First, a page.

As noted, the form of title presumption in Evidence Code section 662 is not an exception to the community property presumption in Family Code section 760. The Braces principally contend here that the community property presumption is limited to the context of marital dissolution. But against a historical backdrop in which our community property framework has become more encompassing, while rules characterizing marital property based on form of title have receded, we find no indication that this is so. Nothing in the text of Family Code section 760 expresses such a limitation.

Moreover, when we look to other statutes that refer to community property, we find that the Legislature has explicitly applied the Family Code section 760 presumption to define third-party rights, such as creditor rights, against one or both spouses. (Code of Civ. Proc., § 695.020, subd. (a) ["Community property is subject to enforcement of a money judgment as provided in the Family Code."].) The Civil Code incorporates Family Code section 760 into its definition of joint property interests. (Civ. Code, §§ 682, 687.) And if spouses want to transact with each other, the Legislature subjects these agreements to the laws governing fraudulent transfers. (Fam. Code, §§ 851, 852.) "These [Family Code] provisions presuppose that, as a general rule, third parties are entitled to rely on the community property presumption in transactions involving marital property." (In re Brace, supra, 566 B.R. at p. 24.)

In Valli, we held that the statutory transmutation requirements apply to purchases made by one or both spouses from a third party using community funds and that Evidence Code section 662, assuming it "ever applies in marital dissolution proceedings," "does not apply when it conflicts with the transmutation statutes." (Valli, supra, 58 Cal.4th at p. 1406.) In that case, the form of title on an insurance policy purchased with community funds and put in the wife's name was not sufficient to alter its characterization as community property under Family Code section 760.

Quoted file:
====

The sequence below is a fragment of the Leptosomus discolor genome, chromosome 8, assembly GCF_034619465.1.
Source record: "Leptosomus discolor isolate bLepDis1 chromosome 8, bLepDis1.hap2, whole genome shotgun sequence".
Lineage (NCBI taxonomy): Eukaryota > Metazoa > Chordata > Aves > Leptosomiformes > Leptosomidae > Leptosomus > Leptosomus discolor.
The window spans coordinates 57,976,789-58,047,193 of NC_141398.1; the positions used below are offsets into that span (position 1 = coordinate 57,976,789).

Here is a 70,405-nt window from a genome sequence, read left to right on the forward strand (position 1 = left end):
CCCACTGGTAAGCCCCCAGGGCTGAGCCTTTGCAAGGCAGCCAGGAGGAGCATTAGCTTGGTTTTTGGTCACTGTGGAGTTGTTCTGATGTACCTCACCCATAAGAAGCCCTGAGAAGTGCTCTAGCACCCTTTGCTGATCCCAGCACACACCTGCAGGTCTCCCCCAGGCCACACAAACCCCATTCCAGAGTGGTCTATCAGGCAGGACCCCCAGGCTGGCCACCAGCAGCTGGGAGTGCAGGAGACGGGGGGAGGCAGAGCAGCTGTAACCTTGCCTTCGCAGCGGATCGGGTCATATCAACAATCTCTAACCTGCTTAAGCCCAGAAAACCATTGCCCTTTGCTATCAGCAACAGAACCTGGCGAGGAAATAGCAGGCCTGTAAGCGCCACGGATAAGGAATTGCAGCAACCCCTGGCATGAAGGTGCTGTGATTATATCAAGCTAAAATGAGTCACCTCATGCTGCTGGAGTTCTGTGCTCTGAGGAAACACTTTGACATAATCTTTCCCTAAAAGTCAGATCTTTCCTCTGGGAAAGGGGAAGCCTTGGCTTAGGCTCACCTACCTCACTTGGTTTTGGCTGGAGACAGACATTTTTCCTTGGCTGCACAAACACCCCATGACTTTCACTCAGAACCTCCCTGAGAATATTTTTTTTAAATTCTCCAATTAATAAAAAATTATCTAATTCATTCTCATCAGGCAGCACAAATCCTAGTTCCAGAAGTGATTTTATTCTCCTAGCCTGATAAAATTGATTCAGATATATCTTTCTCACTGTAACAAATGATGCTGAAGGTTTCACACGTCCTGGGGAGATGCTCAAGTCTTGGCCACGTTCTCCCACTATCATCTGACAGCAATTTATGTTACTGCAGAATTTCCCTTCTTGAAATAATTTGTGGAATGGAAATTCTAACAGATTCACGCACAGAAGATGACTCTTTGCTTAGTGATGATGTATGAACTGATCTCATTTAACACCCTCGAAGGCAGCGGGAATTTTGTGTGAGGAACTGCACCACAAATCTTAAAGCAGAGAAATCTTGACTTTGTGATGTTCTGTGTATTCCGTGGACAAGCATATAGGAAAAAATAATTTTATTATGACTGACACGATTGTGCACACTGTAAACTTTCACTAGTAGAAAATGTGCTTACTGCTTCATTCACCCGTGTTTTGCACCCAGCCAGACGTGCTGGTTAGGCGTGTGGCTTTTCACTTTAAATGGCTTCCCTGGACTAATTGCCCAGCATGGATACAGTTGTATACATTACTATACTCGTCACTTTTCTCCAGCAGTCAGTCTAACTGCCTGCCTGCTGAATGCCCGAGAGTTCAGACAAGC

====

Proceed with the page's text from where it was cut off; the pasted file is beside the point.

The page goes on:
The Braces urge us to limit Valli to the context of marital dissolutions. But we see no basis in the text, purpose, or history of Family Code section 760 to confine Valli's holding in this way. It would carve a major hole in the community property system to hold that Evidence Code section 662, a general statute that addresses the import of legal title — and not Family Code section 760, a statute that specifically addresses the characterization of property acquired during marriage — governs the characterization of property acquired during marriage for all purposes other than divorce. (See Rader v. Thrasher (1962) 57 Cal.2d 244, 252 ["a special provision relating to a particular subject will govern against a general provision"]; Haines, supra, 33 Cal.App.4th at p. 301 ["where two presumptions are in conflict, the more specific presumption will control over the more general one"]; cf. Estate of Bibb (2001) 87 Cal.App.4th 461, 469-470 (Bibb) ["[T]he more general form of title presumption created by Vehicle Code sections 4150.5 and 5600.5 should not be used to negate the requirements of section 852, subdivision (a), which assure that a spouse's separate property entitlements are not undermined."].) In the absence of a statute that expressly restricts the applicability of the community property presumption to dissolution actions, we decline to engraft such a major limitation onto Family Code section 760. Indeed, to conclude that Evidence Code section 662 and not Family Code section 760 applies outside the context of divorce would run counter to the intent of the pivotal 1973 legislation that prospectively eliminated separate property inferences from form of title.

The Braces argue that Family Code section 2581 implies the existence of "a sort of 'hybrid estate' where joint tenancy retains its historic character as constituting two separate estates for some purposes and a unitary estate in dissolution matters." That provision says: "For the purpose of division of property on dissolution of marriage or legal separation of the parties, property acquired by the parties during marriage in joint form, including property held in tenancy in common, joint tenancy, or tenancy by the entirety, or as community property, is presumed to be community property." (Fam. Code, § 2581.) In the Braces' view, the fact that Family Code section 2581 establishes a community property presumption specifically "[f]or the purpose of division of property on dissolution of marriage or legal separation of the parties" means that spouses "hold property as joint tenants in their dealings with third parties," while the property "retains its community nature in dissolution proceedings."